A More Flexible Binding Scheme for RGB++

In the original design of RGB++, both inputs and outputs of ckb_tx are bound by commitments, leading to some issues:

  1. The issue of adjusting ckb_tx fees, which can be resolved by not including the cell used for fee payment.
  2. The issue of chain transactions, where users need to construct CKB transactions offline, then create a commitment and initiate a BTC transaction. They must wait for the BTC transaction to be confirmed on-chain before the CKB transaction can go on-chain, hindering the ability to utilize the chained transaction feature of UTXOs.

Since the “true Inputs” of RGB++ are UTXOs on the BTC network, binding CKB inputs is unnecessary because BTC UTXOs already impose this constraint. Therefore, binding ckb_tx inputs is redundant and can be omitted.

With this premise, the commitment placed in op_return can solely bind outputs.type + outputs. Data. outputs.lock and capacity are also redundant, as each cell’s control lies with its corresponding BTC UTXO. Only outputs related to RGB++ need to be bound within this framework, excluding irrelevant Cells.

However, for outputs jumping from L1 to L2, it’s necessary to add lock to the cell, identifying it as an asset that needs to jump to L2.

For transactions from L2 jumping to L1, maybe it is still necessary to include the required inputs in the commitment?

This design leads to a protocol capable of sending chain transactions and flexibly adjusting fees, while also being somewhat decoupled from CKB. Users can fully validate and utilize this protocol in an off-chain client, replaying the transaction sequence to the CKB mainnet after some time.

When unlocking rgb_lock in a rgb++ tx, the following checks are performed:

  1. Verify that each cell with rgb_lock is bound to a UTXO present in the inputs of the provided BTC tx, and that the btc_tx can be verified via SPV.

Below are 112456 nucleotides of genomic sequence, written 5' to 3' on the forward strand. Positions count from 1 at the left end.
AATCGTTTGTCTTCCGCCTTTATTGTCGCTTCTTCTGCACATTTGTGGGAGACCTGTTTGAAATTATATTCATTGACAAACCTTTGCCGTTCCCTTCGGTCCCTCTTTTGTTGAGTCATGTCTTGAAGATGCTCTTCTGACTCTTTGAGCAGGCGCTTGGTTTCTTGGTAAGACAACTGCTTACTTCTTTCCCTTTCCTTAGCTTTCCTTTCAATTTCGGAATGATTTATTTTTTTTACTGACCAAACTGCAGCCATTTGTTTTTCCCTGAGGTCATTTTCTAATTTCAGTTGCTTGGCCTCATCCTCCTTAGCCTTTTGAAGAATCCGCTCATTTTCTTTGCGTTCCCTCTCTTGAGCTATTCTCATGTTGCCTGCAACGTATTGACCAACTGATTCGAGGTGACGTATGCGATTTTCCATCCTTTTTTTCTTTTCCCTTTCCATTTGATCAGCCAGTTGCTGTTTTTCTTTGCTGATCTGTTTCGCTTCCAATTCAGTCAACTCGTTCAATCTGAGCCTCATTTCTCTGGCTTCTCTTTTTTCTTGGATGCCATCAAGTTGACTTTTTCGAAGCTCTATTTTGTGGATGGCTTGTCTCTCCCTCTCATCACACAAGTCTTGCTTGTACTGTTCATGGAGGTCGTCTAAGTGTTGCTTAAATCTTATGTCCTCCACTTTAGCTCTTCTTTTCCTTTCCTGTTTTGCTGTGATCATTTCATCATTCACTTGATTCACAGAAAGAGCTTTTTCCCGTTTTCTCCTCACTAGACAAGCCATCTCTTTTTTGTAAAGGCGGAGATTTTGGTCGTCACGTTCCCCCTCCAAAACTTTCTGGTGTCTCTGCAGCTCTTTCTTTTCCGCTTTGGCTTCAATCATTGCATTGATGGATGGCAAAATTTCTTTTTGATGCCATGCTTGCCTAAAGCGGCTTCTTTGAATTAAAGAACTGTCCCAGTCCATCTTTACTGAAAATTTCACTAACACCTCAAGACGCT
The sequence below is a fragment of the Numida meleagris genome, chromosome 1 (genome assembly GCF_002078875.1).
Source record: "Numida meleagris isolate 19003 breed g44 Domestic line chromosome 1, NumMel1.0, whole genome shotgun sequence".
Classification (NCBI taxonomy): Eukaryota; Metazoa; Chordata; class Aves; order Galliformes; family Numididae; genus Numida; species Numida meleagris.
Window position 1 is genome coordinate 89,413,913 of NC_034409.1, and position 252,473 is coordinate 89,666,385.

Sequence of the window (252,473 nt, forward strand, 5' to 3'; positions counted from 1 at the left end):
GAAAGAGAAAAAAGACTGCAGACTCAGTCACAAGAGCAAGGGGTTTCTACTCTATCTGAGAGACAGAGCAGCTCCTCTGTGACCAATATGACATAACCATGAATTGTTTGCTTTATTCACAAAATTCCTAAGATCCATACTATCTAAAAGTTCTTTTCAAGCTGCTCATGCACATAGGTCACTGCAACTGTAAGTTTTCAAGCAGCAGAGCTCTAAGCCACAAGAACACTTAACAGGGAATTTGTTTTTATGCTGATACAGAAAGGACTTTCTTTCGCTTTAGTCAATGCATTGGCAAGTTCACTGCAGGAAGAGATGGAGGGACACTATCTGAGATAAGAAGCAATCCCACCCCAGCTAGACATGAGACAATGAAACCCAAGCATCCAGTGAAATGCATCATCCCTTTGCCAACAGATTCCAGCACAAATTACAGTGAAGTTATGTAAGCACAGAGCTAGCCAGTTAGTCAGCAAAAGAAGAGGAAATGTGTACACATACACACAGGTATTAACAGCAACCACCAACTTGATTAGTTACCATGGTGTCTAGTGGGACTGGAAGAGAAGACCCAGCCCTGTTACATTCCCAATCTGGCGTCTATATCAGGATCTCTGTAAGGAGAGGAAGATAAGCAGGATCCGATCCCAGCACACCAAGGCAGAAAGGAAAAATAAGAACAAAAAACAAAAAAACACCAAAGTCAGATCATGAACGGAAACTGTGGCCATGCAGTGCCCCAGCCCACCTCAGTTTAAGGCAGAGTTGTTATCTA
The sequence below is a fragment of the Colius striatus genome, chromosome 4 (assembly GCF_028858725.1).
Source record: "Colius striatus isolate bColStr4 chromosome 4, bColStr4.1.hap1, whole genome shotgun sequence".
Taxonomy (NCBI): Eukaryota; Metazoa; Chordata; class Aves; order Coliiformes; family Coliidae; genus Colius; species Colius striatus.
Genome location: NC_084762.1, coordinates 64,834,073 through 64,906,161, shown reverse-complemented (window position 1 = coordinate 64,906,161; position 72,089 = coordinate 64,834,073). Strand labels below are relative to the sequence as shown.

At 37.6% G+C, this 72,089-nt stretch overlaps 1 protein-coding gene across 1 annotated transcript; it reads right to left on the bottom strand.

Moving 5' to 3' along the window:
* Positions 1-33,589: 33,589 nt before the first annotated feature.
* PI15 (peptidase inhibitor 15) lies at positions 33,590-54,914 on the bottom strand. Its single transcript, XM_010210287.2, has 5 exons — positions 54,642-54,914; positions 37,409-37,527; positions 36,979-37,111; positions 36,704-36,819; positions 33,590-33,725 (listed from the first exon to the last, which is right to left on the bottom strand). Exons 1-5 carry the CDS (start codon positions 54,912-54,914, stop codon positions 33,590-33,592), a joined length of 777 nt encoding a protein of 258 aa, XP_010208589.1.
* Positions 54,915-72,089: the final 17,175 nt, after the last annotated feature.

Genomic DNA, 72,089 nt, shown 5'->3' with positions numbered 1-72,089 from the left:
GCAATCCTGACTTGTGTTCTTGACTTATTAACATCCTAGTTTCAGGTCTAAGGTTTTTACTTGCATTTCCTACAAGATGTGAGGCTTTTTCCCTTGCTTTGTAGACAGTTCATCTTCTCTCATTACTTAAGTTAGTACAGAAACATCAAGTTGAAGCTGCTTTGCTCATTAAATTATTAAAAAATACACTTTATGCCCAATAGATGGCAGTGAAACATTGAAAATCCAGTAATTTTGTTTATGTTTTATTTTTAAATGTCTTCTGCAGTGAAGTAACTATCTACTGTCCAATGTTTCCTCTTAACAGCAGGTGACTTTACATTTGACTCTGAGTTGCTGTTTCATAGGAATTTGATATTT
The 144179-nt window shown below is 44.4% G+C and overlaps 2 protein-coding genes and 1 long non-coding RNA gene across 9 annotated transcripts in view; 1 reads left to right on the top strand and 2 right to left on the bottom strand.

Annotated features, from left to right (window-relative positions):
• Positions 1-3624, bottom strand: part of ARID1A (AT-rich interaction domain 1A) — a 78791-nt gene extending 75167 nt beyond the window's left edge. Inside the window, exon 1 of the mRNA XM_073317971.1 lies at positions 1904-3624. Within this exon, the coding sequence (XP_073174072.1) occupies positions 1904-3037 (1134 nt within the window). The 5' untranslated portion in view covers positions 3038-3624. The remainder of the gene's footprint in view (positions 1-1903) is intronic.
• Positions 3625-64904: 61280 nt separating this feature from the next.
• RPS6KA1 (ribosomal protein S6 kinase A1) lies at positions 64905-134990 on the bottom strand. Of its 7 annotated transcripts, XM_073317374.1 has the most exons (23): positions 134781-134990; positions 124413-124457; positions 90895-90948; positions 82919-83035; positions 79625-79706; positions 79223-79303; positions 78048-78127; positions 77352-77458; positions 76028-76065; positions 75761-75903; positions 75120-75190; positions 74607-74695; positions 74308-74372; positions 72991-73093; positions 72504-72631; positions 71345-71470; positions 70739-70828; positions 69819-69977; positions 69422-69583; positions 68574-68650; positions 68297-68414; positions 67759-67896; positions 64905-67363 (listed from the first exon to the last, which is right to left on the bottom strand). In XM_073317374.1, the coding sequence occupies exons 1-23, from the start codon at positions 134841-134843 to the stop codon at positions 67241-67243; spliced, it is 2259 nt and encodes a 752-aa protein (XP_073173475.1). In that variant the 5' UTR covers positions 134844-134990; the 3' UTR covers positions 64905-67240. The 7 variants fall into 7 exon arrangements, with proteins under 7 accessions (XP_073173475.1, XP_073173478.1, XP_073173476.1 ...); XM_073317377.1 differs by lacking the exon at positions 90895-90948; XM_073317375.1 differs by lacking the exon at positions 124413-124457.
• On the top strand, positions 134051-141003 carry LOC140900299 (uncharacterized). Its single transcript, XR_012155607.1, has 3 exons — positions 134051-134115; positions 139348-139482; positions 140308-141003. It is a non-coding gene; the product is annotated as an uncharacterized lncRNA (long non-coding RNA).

2. Ensure that the RGB++ cells in the outputs match those in the commitment, and that the btc_tx indeed has at least this many outputs.
    3. For each input of the ckb_tx, locate the previous_ckb_tx based on its outpoint, and with the witness providing the previous_btc_tx, check that the inputs of the previous_ckb_tx’s RGB++ cells are bound to the inputs of the previous_btc_tx. after some discussion, this is useless now.

We don’t need to place the preimage of the commitment in the witness, as we can directly read data from the rgb++ transaction itself, concatenate it into a preimage, hash it, and then compare it with the commitment for validation.

For client-side verification, both version and header_dep need to be bound by the commitment.

For cell_dep, the following constraints can be applied:

  1. For cell_deps bound via data_hash, it is acceptable not to impose constraints since their content is fully constrained by the hash.
  2. For upgradable scripts, the decision of which script version to accept should be made by users during client-side verification. Since RGB++ transactions are bound on the BTC network, users can decide to accept only newer versions of scripts from a certain BTC block height. In the event of incompatible hard forks on CKB, this approach can also apply, meaning bindings from a specific BTC height will use the post-hard fork validity criteria.